Europe's interior ministers said Friday greater cooperation in the fight against international terrorism is necessary, especially after enlargement of the European Union next month.

The deputy prime minister of Poland, Jozef Oleksy said Europe has not paid enough attention to the threat of terrorism. "The important thing is for us to wake up, to wake up to a feeling of responsibility for the protection from terrorism," he said. "Europe, in the past, didn't really feel concerned by terrorism, but this is different now."

He represented Poland at an anti-terrorism summit that brought together ministers and top government officials from a dozen European countries, including France, Italy, Germany, Britain, Spain, Poland, Slovenia, Slovakia, the Czech Republic and Hungary.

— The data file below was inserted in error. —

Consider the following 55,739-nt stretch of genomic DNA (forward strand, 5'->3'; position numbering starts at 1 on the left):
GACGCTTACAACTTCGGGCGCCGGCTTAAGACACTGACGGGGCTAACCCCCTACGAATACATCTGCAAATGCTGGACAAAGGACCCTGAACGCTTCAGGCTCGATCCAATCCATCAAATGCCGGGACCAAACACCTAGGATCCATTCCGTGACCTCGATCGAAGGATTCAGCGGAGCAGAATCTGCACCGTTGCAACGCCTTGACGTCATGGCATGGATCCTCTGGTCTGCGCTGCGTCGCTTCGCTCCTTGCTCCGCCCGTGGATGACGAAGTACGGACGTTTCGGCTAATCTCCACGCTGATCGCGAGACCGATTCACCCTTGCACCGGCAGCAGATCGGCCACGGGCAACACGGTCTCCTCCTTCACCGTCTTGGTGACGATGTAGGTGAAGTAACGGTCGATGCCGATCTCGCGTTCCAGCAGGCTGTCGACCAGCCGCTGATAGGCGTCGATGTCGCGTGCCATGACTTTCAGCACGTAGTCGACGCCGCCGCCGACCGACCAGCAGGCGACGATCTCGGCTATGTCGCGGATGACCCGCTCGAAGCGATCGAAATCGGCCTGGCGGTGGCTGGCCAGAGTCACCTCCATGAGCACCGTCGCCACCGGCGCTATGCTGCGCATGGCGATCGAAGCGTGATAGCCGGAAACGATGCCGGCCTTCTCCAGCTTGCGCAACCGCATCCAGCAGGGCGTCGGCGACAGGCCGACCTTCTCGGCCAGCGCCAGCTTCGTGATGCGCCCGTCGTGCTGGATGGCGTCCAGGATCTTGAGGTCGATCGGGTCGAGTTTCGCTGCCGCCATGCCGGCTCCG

Mr. Oleksy said the ministers have agreed to share data on suspect terrorists and strengthen the new external borders of Europe after May 1, when the European Union admits 10 new member countries (Cyprus, the Czech Republic, Estonia, Hungary, Latvia, Lithuania, Malta, Poland, the Slovak Republic, and Slovenia).

The Italian interior minister, Giuseppe Pisanu, told reporters that pooling national resources is essential in combating international terrorism. "We all do realize that the threat of terrorism concerns all European countries, and we know that this threat is very imminent, and it can be triggered by autonomous decisions of groupings of so-called sleeping, or dormant cells, which already operate on European territory," he said.

Responding to an apparent truce offer to European countries allegedly by al-Qaida leader Osama bin Laden, Mr. Pisanu said Western democracies will never negotiate with terrorists. He said the purported offer was a cynical ploy to divide the west.

The ministers also agreed that international police institutions, such as Europol, should be strengthened to give them greater authority to combat illegal immigration.